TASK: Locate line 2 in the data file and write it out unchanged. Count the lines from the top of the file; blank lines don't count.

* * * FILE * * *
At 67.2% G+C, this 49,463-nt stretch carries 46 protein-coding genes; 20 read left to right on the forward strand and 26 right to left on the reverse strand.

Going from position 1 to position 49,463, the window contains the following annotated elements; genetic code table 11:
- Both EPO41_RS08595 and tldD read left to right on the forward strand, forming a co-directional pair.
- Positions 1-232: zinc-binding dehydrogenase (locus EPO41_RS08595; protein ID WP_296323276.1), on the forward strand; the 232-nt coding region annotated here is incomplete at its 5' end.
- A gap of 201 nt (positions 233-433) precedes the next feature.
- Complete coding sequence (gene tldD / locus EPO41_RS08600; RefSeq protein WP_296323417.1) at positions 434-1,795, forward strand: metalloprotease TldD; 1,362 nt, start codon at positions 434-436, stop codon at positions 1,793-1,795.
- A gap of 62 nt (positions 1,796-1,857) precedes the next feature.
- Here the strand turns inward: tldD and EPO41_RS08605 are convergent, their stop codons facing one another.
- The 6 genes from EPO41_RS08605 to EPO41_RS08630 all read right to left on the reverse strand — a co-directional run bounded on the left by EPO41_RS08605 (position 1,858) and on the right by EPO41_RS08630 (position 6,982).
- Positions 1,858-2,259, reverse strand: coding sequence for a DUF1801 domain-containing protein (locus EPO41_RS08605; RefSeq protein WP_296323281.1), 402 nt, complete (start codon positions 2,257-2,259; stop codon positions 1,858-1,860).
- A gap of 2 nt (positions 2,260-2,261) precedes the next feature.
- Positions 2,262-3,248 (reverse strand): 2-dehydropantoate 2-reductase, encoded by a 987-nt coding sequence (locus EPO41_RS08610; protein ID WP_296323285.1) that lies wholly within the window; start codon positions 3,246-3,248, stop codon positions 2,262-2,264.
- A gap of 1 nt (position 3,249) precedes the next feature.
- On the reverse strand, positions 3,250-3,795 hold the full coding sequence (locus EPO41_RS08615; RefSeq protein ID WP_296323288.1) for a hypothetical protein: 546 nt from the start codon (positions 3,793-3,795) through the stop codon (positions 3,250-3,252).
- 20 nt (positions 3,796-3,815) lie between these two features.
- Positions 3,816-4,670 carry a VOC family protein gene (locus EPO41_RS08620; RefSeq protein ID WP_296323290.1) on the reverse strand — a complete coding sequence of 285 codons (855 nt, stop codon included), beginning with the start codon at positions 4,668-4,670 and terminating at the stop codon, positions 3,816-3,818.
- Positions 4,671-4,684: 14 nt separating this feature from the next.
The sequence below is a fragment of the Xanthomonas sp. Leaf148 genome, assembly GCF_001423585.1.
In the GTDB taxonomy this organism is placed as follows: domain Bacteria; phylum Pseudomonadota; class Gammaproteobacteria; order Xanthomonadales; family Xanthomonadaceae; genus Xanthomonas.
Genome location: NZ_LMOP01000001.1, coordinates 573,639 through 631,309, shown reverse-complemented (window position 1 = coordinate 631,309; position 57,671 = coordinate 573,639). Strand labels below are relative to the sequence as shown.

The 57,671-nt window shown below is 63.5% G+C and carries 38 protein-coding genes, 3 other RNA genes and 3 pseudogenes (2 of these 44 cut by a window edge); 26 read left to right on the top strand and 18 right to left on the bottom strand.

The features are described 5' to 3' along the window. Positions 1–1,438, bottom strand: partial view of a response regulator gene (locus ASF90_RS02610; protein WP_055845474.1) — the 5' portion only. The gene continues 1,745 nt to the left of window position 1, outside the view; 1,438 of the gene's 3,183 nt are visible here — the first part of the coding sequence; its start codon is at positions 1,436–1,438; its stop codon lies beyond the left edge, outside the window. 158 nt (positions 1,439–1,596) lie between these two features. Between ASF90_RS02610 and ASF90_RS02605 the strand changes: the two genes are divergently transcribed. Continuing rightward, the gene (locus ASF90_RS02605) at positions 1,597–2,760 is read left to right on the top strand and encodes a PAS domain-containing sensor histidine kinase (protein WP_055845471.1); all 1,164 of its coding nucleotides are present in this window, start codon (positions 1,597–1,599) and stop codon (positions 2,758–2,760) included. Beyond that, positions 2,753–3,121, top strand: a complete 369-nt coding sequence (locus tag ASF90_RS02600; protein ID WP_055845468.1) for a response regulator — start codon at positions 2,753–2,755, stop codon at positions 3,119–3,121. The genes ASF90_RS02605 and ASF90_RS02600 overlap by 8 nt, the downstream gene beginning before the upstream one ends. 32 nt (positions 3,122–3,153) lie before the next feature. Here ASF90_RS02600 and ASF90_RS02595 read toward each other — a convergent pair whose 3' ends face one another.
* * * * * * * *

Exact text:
Going from position 1 to position 49,463, the window contains the following annotated elements; genetic code table 11: